But Jesus called the children to him and said, "Let the little children come to me, and do not hinder them, for the kingdom of God belongs to such as these.”

Luke 18: 16

Trinity Kids provides spiritual guidance, education, & community for children from infancy through 5th grade. For Preschool through 5th grade, the “contemplative model”; of children’s ministry is used to provide the framework for learning about the stories of the Bible, with a focus back to the gospel & salvation of Jesus Christ. Lessons and discussions are hands-on, reflective, and open-ended. Please contact Julia Guy (julia@trinityanglicanmission.org) with any questions or to learn more about Godly Play and the contemplative model.

Wednesday, February 8, 2012

A little meal and a little conversation....

      Over the past three years, I have had the incredible pleasure to join many of Trinity’s elementary age children for lunch at school during the week. As I sit and chat with them in their daily environment, I am always amazed by how much I can learn about them in such a short, 30-minute timeframe. Frequently, their classmates are equally excited to have a special visitor to share with. Our conversations commonly begin with a long interview by the children at the table to assess who I am. “Are you her mother? Her auntie? Her babysitter?” Many times, the child I am visiting will simply explain, “She’s my friend.” What a blessing it is to hear those words!!
     It is so important to me to truly know each of the children that are a part of our community here at trinityKids. My desire is to know them authentically- what interests them, what worries them, and what brings them happiness and joy. On Sunday mornings, there are any number of children that divide the attention of myself and the volunteers. It is our hope to provide each child with uninterrupted consideration at some point each morning, but it isn’t always possible. My time with them at school allows for some one-on-one conversation and the opportunity to peak into their world outside of the church walls.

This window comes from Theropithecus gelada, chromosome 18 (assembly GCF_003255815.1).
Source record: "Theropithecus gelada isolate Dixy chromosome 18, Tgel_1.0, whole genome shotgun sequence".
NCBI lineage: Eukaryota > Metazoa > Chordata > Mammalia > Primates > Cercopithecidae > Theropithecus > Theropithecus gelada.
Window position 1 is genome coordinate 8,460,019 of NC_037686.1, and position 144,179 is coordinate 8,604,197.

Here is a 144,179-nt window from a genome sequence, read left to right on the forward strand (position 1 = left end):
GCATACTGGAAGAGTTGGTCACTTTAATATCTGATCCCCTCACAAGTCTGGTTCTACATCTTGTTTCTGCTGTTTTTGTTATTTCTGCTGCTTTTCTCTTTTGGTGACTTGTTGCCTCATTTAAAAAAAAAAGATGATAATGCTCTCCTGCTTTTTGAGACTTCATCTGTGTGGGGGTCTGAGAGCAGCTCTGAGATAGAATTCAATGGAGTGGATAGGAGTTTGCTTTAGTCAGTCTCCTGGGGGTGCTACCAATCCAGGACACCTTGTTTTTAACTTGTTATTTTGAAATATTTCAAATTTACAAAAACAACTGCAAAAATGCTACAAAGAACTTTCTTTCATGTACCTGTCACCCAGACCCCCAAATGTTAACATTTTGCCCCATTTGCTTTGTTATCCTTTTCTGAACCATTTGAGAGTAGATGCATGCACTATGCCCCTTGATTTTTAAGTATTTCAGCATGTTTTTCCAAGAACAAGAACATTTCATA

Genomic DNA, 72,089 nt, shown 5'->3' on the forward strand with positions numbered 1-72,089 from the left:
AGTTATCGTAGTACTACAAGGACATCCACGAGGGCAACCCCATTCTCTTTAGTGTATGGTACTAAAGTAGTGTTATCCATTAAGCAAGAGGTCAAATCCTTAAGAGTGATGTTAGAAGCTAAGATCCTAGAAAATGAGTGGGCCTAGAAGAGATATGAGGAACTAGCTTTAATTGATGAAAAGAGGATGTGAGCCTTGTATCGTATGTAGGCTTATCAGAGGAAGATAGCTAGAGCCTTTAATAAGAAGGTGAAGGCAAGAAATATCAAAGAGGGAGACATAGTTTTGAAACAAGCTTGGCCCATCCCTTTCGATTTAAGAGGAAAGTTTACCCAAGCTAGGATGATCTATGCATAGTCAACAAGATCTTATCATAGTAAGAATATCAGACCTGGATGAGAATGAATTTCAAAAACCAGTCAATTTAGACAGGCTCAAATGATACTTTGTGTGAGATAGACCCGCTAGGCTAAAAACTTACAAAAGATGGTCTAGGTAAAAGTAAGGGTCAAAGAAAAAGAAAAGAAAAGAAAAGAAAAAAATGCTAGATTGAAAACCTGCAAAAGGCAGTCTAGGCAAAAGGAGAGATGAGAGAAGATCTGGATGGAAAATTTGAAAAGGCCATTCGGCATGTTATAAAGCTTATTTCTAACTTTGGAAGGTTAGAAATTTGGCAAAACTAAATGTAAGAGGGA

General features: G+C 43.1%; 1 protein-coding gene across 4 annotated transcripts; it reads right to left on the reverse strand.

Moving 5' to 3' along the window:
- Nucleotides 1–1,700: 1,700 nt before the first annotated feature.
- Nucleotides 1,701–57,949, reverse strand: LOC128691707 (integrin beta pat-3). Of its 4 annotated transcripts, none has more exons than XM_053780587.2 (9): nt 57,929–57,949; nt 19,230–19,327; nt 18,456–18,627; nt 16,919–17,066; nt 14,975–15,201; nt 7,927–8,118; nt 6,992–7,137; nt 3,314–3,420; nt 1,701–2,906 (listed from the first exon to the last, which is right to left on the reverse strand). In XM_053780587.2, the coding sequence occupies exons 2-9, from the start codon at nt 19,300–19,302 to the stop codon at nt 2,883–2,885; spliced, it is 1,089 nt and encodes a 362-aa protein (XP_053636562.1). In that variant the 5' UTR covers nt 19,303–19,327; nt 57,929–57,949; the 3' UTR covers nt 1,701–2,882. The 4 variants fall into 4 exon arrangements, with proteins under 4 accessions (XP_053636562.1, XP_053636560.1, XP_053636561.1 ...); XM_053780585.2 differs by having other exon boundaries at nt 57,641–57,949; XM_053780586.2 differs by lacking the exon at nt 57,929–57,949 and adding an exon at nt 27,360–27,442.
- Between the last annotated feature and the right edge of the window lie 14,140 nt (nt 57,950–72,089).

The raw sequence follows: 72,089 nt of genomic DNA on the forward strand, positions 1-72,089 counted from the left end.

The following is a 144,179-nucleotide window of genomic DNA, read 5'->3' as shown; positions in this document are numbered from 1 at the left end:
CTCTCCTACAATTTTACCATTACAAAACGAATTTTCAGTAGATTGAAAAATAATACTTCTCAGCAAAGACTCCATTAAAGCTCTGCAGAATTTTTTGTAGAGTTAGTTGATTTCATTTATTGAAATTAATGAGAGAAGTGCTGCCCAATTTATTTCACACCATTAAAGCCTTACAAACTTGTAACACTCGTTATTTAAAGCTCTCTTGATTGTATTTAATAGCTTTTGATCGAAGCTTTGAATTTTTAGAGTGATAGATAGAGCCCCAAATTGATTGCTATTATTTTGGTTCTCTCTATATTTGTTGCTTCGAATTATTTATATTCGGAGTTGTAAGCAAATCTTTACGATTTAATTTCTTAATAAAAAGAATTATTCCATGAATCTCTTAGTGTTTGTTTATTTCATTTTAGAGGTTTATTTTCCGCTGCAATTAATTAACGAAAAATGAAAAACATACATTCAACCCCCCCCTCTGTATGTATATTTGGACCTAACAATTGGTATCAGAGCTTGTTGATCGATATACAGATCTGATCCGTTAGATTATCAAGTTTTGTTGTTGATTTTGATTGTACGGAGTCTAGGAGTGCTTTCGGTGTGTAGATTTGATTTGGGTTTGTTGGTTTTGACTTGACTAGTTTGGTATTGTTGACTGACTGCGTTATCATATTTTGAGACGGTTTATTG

One of the most magnificent aspects of this one-on-one time is the bonding and trust-building that takes place. The child feels “known” and special. They are given space to share and be the center of attention. Also, I am able to ask intentional leading questions that help them to process things going on in their life. For example, I often ask, “So, do you like your new teacher?” This simple question may yield a simple “yes” or “no,” but sometimes it yields a long discussion about the classroom environment and discipline, how students treat one another, and what they are learning about. With younger children, I might ask, “What’s your favorite thing to do at recess?” I once enjoyed a 10-minute conversation with a Kindergartener about the merits of playtime and why recess should be a protected part of every school day. “Don’t you think running around makes it easier to learn later?” they asked. It was a perfect illustration of that child’s capacity for problem solving, analysis, and justice. I am so glad that I had the chance to see it!
     If you are reading this article, chances are, you are a parent with an elementary-age child.
Perhaps you’re wondering how to arrange a lunch date for your child. That part is easy! Please speak with me on a Sunday morning or email me with your child’s school, lunchtime, and their teacher’s name. Also, please let me know if your child has a favorite fruit of veggie that I can “coincidentally” have in my own lunch bag to share. I look forward to spending time with them soon! 

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